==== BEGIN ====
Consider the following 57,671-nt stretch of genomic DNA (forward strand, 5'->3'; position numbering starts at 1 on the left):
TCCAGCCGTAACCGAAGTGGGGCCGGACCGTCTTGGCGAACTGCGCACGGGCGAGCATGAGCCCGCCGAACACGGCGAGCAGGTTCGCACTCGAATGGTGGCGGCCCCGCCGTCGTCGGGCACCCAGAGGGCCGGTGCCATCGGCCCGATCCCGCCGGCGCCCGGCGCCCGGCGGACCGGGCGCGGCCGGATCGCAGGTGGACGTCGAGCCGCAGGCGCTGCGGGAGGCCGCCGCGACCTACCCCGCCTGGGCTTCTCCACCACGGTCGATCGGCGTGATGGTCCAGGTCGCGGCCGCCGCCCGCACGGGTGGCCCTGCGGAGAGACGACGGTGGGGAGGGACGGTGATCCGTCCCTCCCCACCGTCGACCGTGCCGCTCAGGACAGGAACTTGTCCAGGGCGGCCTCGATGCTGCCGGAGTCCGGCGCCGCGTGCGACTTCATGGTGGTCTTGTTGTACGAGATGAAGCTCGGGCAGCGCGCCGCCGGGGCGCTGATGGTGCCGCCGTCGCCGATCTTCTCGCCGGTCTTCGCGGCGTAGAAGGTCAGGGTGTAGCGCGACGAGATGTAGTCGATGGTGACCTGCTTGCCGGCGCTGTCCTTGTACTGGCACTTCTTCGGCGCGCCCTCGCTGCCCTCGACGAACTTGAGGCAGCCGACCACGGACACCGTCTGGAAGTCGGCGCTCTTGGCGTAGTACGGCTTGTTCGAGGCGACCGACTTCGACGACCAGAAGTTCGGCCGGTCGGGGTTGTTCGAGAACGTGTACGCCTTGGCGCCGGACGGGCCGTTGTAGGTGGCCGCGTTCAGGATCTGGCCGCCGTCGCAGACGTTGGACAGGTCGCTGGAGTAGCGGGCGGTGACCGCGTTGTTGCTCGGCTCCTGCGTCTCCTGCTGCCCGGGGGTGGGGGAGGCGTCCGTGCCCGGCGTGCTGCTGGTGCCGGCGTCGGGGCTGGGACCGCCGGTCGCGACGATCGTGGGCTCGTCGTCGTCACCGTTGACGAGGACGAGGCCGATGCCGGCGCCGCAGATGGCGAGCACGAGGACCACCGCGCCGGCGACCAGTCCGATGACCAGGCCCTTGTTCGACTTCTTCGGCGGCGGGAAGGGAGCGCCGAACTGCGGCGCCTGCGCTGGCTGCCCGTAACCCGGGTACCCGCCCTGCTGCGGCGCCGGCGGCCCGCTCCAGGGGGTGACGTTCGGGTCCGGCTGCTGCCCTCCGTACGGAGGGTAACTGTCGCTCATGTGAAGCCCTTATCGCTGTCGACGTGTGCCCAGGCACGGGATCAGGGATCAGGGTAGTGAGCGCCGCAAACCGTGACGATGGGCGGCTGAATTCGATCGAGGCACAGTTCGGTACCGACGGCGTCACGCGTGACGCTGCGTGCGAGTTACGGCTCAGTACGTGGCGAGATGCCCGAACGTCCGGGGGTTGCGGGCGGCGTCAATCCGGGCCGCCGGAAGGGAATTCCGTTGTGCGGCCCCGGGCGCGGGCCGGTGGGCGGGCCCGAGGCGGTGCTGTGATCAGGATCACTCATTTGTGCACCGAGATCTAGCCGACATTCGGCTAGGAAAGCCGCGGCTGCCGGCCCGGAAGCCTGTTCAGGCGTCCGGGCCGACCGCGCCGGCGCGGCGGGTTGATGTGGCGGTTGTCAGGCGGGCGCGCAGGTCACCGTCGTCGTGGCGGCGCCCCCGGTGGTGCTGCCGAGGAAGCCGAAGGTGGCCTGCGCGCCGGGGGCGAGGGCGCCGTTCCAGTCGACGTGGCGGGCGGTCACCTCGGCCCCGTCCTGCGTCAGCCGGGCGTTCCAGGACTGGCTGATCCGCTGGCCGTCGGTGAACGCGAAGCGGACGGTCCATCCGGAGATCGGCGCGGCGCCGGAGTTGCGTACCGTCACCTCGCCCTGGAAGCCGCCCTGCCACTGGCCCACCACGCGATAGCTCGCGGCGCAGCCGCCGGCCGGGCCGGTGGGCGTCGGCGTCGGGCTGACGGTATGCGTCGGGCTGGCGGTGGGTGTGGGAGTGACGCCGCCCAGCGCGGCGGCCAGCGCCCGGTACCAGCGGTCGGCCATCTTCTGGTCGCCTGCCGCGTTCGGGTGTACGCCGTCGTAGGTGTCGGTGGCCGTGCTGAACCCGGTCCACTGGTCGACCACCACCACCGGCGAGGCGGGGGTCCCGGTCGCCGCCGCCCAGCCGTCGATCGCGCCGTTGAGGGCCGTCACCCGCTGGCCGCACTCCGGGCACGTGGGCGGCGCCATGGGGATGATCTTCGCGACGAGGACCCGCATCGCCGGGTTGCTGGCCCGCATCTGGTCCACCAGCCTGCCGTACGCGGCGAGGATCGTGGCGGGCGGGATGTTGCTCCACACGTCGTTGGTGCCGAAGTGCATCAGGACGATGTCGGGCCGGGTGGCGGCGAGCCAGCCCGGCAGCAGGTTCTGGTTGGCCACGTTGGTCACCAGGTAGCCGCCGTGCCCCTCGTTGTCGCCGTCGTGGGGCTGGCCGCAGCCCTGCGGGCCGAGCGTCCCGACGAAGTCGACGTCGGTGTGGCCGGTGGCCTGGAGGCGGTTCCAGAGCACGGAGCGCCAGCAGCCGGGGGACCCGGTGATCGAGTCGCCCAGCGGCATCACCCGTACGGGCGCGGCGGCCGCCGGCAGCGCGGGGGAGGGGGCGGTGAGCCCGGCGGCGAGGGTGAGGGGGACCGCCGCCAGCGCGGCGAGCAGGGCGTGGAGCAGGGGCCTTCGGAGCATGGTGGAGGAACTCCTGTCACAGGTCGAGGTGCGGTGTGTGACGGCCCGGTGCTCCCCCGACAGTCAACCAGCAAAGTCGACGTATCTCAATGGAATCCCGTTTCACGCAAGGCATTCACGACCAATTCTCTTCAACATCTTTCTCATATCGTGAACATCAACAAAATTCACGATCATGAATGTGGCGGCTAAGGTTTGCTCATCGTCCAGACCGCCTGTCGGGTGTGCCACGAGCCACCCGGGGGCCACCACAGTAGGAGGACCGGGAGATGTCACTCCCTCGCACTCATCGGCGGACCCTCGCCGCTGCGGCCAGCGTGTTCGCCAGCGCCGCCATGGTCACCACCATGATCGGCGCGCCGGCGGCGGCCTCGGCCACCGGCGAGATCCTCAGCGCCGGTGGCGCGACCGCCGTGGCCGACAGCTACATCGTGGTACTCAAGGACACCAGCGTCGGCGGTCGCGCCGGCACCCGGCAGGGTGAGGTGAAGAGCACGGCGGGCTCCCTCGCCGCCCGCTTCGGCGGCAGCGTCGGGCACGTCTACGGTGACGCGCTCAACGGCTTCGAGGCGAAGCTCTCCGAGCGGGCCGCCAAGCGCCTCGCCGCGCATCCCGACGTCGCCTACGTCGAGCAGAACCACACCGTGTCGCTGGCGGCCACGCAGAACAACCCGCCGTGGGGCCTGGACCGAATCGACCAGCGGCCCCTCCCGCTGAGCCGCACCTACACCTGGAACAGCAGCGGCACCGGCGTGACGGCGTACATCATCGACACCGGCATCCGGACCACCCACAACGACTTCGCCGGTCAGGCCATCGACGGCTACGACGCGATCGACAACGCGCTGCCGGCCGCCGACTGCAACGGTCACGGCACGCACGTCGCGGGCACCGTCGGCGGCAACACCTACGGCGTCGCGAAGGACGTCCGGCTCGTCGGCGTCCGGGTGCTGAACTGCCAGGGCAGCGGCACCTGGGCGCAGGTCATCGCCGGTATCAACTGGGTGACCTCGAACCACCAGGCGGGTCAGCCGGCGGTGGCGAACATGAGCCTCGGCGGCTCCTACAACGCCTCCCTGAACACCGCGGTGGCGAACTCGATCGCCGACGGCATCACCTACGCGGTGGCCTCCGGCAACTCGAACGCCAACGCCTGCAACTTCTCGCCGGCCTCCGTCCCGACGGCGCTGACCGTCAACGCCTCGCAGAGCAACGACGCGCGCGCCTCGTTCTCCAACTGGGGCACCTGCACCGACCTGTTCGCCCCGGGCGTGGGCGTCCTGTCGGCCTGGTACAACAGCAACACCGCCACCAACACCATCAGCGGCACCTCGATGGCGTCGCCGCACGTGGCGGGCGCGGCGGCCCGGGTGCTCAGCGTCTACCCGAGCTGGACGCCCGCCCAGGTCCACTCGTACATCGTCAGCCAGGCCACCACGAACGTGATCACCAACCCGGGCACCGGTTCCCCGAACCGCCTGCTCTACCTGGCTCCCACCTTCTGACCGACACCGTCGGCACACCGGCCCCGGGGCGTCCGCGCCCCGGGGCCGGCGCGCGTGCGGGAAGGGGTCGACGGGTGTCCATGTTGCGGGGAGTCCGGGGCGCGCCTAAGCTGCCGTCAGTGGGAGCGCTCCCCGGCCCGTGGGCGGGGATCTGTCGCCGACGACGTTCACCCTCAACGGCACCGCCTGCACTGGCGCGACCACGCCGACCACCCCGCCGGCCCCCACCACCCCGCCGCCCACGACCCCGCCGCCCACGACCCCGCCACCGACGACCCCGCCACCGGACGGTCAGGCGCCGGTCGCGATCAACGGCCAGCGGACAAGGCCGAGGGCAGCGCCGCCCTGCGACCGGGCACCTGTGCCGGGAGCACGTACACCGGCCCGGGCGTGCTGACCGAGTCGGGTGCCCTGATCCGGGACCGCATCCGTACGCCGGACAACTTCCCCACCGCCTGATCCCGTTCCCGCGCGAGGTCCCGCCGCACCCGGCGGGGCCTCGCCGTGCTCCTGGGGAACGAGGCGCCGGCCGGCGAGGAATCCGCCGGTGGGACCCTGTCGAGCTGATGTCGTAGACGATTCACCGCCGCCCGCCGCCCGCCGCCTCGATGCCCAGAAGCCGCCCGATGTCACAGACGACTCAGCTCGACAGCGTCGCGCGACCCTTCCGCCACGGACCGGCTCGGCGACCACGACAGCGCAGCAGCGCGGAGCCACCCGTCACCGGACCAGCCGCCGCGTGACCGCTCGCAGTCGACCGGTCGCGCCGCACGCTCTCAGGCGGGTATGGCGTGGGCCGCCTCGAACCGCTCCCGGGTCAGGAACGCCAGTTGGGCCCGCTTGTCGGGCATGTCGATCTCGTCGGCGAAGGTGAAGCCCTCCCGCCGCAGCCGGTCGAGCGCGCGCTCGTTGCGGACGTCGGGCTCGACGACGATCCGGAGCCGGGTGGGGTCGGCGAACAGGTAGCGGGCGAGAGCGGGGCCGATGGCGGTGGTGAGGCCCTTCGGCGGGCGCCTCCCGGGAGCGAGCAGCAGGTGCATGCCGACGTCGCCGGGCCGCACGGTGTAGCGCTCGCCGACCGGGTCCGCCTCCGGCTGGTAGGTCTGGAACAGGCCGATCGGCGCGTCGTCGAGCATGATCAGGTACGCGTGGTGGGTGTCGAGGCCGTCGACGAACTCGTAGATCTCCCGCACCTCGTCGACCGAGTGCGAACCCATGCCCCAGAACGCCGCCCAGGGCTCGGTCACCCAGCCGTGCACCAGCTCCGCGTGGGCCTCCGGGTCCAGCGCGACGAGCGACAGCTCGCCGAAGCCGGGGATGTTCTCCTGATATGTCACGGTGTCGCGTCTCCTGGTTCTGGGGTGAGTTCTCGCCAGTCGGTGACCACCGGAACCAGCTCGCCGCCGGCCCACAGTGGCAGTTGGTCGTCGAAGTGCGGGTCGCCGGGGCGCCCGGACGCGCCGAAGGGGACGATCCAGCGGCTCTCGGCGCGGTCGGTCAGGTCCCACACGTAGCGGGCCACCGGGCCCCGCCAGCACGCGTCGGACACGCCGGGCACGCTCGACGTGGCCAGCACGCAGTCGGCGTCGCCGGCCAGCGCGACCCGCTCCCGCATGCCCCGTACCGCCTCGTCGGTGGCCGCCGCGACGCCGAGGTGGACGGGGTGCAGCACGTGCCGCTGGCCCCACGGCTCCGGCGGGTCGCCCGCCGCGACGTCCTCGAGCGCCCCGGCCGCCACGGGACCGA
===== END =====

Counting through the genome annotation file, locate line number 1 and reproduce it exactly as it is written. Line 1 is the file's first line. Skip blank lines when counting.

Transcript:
Consider the following 57,671-nt stretch of genomic DNA (forward strand, 5'->3'; position numbering starts at 1 on the left):